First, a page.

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Old 06-15-2021, 08:32 PM   #1
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Join Date: May 2021
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Year: 1998
Chassis: Ford e350
Engine: 7.3 powerstroke
'98 Ford E350 Econoline - Turning the rear AC to completely solar powered

I am starting my conversion on a 26 ft shuttle bus. I plan on doing more camping than driving, so I want my rear AC (See attached pics for reference) to run from solar or on grid plug-in.

Any recommendations on the best way to do this?
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Old 06-15-2021, 10:29 PM   #2
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https://www.skoolie.net/forums/f10/p...a-c-36391.html

This similar thread from earlier today might be of interest.
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Old 06-19-2021, 10:07 PM   #3
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I would personally leave that for driving/motor on situations and just get a portable a/c or window unit thats seperate.

I would1l 100% just build my own LIPO batteries the alibaba way when i get there. (Last). With a small unit under 10ah i figured you could get about 18 hrs off 240 ah LIPO battery with no input. 2 of those batteries would be even better and 400w of solar panels would be my ideal minimal setup.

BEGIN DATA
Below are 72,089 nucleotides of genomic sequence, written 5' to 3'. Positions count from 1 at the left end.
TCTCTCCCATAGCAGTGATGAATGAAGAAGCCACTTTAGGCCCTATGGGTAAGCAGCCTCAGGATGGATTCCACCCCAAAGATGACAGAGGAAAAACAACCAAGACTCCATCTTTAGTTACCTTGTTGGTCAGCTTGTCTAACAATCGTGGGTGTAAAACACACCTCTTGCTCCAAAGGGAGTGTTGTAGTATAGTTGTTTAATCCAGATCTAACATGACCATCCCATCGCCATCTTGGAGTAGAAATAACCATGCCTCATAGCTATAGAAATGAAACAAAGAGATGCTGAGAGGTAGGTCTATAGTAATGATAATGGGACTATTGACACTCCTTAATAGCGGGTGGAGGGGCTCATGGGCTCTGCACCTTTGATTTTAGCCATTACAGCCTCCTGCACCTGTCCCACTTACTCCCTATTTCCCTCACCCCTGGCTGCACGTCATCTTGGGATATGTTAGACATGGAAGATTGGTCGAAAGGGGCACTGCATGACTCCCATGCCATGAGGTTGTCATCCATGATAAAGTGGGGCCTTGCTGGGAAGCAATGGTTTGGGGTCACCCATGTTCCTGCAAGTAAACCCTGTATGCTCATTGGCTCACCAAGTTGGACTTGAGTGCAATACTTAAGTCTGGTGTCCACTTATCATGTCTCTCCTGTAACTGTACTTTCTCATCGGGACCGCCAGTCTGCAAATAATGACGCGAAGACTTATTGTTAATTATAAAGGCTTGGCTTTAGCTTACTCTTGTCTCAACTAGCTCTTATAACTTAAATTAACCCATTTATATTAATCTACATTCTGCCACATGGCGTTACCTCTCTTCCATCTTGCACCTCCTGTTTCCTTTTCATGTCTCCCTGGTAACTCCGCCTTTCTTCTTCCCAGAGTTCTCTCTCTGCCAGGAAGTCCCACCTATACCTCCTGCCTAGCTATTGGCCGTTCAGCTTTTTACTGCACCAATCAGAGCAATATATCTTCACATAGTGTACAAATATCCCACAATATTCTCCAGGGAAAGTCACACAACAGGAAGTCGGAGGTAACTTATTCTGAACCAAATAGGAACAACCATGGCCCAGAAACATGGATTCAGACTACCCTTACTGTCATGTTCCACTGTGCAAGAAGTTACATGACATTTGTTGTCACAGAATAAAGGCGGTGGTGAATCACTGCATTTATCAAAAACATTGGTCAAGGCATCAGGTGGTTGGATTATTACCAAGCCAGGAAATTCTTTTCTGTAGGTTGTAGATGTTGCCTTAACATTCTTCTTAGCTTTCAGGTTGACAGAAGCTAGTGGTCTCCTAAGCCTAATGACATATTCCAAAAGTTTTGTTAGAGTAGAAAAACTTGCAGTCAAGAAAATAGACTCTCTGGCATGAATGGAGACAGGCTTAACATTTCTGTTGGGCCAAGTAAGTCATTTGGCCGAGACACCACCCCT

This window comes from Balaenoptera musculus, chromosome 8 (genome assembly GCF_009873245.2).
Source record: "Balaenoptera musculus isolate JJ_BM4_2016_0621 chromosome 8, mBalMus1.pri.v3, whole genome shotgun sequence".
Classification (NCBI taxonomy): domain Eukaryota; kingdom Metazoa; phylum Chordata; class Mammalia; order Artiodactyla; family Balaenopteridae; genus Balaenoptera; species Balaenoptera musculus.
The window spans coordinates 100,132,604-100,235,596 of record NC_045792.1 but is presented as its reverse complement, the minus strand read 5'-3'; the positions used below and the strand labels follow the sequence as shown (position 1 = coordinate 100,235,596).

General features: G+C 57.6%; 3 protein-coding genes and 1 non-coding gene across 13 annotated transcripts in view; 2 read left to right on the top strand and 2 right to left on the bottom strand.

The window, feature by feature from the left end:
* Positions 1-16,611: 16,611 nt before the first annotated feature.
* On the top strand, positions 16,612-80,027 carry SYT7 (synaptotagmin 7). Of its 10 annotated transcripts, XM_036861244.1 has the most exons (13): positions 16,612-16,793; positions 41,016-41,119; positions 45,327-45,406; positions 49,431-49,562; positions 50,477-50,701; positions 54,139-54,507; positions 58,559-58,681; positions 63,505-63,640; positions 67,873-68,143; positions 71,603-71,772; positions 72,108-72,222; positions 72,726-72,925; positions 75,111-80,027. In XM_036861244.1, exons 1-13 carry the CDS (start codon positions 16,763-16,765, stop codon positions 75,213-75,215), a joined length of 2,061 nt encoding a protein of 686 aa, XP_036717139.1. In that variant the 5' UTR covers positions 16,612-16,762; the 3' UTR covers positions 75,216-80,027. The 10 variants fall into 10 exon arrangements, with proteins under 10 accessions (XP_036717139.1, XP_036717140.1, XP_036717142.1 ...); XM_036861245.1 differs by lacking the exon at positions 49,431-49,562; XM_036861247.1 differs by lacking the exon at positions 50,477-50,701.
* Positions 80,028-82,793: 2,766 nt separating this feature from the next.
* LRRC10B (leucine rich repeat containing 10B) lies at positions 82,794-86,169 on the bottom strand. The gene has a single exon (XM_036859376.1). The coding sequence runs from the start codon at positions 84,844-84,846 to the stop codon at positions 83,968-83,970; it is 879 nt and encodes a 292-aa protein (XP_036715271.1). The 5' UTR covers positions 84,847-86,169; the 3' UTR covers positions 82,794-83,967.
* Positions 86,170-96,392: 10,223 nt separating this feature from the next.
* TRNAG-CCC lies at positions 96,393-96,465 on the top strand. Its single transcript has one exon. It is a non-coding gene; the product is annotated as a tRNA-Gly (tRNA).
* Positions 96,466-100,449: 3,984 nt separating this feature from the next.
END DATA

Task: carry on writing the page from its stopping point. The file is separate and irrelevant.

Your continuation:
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Old 06-19-2021, 11:09 PM   #4
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Motor AC is for when the motor is running because the compressor for the AC is attached to the motor. Probably what Ross's link was about.

Yes, you can run a separate AC off batteries/solar. You just have to do the math, set up the right amount of panels, batteries, etc., and you're cool.

The other option is to use a nice quiet inverter generator to run the AC and charge your batteries. In general, generators can be run during the late morning to early evening, when it's the hottest, so that shouldn't be an issue.

By using the generator to run the AC, and charge the batteries, you'll have full batteries during the non-generator time to continue to keep you cool.

Options are good.
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Old 06-27-2021, 12:13 PM   #5
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Year: 1998
Chassis: Ford e350
Engine: 7.3 powerstroke
Quote:
Originally Posted by Simplicity View Post
Motor AC is for when the motor is running because the compressor for the AC is attached to the motor. Probably what Ross's link was about.

Yes, you can run a separate AC off batteries/solar. You just have to do the math, set up the right amount of panels, batteries, etc., and you're cool.

The other option is to use a nice quiet inverter generator to run the AC and charge your batteries. In general, generators can be run during the late morning to early evening, when it's the hottest, so that shouldn't be an issue.

By using the generator to run the AC, and charge the batteries, you'll have full batteries during the non-generator time to continue to keep you cool.

Options are good.
It sounds like there are a lot of options, and keeping the current ac / adding a small solar powered ac would be the ideal route. Thanks for the input!
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